Clinical trials involving static magnets pose a difficult dilemma for researchers; how to “protect the blind”. That is, seeing you can’t hide a magnetic field, how do you prevent a patient from testing the magnet with, say a paper clip?
For studies like Vallbona it’s not such an issue, as subjects only wear the devices for 45 minutes and researchers can closely monitor subjects to make sure no one “cheats”. However, many times you want to see the effects over days or even weeks and you can’t keep them under surveillance 24/7. Segal tried to counter this with a weak magnetic placebo, but the strength of the field entering the body was significant at 72 mT. So there is an argument that this was actually a dose-comparative study and not comparing with a true placebo. In addition, a research paper by Greaves & Harlow noted that…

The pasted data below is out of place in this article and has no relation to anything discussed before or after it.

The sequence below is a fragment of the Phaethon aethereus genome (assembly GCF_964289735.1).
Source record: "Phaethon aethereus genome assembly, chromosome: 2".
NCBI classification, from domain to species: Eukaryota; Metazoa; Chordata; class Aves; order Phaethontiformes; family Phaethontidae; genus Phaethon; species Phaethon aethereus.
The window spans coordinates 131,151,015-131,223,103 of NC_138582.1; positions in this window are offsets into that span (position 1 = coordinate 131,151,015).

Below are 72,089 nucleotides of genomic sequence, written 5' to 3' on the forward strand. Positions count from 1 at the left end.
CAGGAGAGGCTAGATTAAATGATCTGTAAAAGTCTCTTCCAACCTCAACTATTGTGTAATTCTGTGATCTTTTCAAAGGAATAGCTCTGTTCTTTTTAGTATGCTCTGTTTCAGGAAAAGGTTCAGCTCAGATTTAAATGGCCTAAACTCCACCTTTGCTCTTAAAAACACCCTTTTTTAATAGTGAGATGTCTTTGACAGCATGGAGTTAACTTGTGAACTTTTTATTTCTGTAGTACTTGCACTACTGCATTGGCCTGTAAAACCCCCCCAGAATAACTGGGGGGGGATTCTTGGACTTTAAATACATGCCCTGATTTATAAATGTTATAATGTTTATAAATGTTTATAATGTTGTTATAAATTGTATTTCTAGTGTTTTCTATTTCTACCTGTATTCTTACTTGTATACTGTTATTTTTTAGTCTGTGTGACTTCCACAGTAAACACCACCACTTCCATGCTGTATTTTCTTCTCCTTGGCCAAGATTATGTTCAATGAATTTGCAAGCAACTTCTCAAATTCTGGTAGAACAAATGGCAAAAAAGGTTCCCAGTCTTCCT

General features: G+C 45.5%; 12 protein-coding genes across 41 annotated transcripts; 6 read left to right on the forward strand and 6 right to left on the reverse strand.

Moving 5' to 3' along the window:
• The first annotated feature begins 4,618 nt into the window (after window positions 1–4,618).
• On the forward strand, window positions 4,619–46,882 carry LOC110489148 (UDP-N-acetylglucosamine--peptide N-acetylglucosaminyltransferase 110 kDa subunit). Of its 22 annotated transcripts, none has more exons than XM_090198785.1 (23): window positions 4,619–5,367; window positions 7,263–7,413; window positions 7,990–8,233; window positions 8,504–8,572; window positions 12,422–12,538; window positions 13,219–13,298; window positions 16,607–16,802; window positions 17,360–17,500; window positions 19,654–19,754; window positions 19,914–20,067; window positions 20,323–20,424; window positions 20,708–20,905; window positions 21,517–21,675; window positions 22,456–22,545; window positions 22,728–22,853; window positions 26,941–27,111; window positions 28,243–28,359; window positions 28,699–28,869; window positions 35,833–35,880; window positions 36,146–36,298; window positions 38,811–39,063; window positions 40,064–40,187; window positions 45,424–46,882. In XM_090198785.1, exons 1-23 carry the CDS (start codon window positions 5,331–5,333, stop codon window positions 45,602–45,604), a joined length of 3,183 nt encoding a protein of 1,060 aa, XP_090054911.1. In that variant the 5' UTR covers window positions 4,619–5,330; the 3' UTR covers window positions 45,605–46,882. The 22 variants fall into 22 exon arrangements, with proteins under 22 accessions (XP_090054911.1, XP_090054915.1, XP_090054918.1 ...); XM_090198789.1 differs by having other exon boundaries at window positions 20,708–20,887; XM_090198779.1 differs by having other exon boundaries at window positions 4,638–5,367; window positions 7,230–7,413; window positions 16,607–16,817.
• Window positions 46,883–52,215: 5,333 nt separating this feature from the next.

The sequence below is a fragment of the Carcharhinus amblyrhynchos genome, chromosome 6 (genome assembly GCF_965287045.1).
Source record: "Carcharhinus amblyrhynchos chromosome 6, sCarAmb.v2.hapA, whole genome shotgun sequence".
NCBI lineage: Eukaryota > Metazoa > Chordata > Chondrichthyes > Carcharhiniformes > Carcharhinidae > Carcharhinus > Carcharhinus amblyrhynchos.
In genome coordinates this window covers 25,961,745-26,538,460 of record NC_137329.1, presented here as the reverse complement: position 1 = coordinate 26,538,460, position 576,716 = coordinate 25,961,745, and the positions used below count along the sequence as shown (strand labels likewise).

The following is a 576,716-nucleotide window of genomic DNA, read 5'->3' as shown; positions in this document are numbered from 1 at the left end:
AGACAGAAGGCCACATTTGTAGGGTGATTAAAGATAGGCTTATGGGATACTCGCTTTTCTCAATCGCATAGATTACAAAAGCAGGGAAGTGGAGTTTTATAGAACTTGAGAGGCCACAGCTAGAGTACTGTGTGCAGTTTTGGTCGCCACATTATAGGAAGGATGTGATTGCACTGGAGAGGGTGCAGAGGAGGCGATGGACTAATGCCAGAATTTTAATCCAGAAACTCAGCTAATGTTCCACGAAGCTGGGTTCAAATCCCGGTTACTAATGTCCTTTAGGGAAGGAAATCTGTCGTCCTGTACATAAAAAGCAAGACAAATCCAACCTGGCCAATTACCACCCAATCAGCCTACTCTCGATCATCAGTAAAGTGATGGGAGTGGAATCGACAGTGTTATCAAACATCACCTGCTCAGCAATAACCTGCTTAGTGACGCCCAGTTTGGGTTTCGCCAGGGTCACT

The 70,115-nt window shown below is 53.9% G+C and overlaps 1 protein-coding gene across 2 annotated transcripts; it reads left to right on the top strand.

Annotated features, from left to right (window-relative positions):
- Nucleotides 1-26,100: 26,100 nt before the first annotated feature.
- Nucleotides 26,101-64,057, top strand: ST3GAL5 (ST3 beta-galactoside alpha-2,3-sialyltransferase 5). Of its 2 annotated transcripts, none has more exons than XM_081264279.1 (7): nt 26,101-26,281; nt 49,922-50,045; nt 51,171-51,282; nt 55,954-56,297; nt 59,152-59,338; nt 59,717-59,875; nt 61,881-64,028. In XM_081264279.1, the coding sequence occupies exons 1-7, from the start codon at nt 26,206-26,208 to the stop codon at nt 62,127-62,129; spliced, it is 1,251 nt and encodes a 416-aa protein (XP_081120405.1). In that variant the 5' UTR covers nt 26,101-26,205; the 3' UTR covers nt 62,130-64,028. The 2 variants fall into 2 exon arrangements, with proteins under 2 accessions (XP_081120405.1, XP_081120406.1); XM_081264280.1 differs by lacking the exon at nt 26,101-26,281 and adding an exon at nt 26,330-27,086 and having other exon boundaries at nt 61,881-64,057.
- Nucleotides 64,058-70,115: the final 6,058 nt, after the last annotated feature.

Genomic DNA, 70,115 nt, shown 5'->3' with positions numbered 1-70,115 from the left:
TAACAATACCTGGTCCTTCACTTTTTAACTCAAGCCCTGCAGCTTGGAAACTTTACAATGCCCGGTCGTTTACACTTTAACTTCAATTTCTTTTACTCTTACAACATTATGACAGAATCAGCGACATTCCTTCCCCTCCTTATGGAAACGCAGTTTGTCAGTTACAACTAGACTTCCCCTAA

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The challenges of designing a placebo static magnet for double blind clinical trials.
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